China, ASEAN start inaugural joint maritime drills
BEIJING, China — China and Southeast Asian states kicked off their first joint maritime exercises on Monday in an effort to ease regional tensions linked to rival claims in the South China Sea.
Eight warships set sail from the port of Zhanjiang, in China’s southern Guangdong province, with 1,200 military personnel taking part in the event, according to Chinese state broadcaster CCTV.
Beijing’s expansive claims to the South China Sea have long been a source of friction with rival claimants in Southeast Asia, as well as Washington which has traditionally been the dominant naval power in the area.
The navies of China and the 10-member Association of Southeast Asian Nations (ASEAN) agreed to hold the week-long manoeuvres as part of efforts to promote stability and ease tensions across the disputed sea.
Singapore, which is co-organising the event, Brunei, Thailand, Vietnam and Philippines deployed ships to participate in the exercise, according to China’s defence ministry.
Cambodia, Indonesia, Malaysia, and Myanmar sent observers, according to CCTV.
Exercises are expected to include a joint search and rescue operation and communication exercises while in formation, the Chinese defence ministry said in a statement late Sunday.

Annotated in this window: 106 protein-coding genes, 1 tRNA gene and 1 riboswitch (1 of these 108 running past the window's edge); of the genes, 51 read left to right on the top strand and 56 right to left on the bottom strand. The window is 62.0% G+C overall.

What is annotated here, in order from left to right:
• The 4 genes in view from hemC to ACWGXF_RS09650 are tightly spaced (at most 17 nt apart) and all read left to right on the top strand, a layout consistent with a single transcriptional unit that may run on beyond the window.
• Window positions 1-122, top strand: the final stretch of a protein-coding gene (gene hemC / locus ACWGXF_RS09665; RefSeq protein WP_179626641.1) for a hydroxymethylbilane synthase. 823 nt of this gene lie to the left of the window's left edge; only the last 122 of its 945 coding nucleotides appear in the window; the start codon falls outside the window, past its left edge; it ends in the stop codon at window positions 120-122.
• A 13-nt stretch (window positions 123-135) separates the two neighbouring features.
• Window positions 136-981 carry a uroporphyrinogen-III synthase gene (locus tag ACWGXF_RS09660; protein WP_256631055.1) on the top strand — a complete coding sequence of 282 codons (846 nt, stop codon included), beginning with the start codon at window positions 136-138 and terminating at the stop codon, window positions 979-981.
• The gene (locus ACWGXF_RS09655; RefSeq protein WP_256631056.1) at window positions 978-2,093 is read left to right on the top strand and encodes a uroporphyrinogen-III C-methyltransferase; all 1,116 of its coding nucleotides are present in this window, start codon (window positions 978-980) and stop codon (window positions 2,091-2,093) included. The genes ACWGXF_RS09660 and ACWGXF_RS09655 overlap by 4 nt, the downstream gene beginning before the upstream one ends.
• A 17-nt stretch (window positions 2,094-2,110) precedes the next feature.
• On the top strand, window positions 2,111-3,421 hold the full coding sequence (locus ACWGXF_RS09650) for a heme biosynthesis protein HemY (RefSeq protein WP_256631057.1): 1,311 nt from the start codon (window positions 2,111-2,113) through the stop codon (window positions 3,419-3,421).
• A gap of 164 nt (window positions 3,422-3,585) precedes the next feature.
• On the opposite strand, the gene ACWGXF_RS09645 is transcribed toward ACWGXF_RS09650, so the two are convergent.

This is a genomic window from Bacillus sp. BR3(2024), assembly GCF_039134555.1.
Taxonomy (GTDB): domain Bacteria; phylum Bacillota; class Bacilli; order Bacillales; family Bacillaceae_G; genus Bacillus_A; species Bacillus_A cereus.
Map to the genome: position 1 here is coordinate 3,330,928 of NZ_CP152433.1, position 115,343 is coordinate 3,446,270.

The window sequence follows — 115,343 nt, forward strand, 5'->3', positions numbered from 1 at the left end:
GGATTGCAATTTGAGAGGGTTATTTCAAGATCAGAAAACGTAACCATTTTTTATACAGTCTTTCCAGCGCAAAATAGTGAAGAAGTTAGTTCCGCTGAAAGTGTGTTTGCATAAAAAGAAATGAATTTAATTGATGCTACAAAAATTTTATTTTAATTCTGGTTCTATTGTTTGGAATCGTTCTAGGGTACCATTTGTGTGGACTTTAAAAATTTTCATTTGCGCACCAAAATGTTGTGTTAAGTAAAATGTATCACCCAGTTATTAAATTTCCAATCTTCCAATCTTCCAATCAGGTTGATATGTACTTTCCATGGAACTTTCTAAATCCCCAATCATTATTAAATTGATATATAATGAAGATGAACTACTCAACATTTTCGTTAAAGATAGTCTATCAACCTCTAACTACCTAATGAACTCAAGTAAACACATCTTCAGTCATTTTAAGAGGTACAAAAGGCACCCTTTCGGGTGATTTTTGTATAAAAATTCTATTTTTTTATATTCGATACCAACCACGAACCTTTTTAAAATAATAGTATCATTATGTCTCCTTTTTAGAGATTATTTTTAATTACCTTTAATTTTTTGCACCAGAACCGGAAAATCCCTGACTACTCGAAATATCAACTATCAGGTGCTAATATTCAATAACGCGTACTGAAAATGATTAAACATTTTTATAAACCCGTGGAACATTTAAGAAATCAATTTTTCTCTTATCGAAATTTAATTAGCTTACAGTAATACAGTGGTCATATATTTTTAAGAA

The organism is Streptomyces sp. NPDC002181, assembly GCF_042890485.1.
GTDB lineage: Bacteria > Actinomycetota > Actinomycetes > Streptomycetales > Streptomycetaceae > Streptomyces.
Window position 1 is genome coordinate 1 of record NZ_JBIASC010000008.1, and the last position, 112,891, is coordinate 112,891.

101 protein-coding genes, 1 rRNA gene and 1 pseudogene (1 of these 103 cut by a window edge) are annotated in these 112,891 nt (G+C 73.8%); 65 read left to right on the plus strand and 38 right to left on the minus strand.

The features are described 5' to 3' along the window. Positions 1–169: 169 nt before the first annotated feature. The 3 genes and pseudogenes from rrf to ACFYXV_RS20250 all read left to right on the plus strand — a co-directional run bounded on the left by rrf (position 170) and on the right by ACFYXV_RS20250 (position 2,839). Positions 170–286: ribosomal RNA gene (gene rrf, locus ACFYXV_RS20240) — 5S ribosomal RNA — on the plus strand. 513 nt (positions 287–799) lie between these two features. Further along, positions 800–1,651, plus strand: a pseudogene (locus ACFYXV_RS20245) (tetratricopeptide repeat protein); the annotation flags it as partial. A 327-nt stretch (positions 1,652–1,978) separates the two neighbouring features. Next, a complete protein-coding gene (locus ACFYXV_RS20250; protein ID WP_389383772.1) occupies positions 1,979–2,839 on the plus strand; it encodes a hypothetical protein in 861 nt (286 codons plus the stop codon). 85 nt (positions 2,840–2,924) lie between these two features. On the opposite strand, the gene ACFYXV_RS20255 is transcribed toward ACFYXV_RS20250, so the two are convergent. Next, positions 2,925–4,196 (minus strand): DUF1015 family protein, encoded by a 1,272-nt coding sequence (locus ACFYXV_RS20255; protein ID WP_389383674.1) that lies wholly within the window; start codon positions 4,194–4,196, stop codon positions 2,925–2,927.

The joint naval exercises are taking place after preparatory tabletop exercises were held in Singapore in August between ASEAN and China.
In a speech during Monday’s opening ceremony, Singapore chief of navy, Rear-Admiral Lew Chuen Hong emphasised the security benefits, as well as economic growth, to be reaped from regional collaboration, reported The Strait Times.
“To allow the stable and collective use of a shared space, a set of common rules and understanding is very important,” he said.
The Chinese defence ministry said Sunday the exercises would “enhance mutual trust” and “help promote military relations between China and ASEAN countries, strengthen maritime security cooperation, and enhance the ability to jointly respond to security threats.”
Attending an ASEAN ministerial meeting where the drill was announced on Friday, US Defense Secretary Jim Mattis said he did not believe the exercises were “contrary” to US interests.
The United States has raised concerns about China’s installation of military facilities in artificially-built islands in the South China Sea, and routinely conducted “freedom of navigation” operations to challenge Beijing’s territorial claims. /ee
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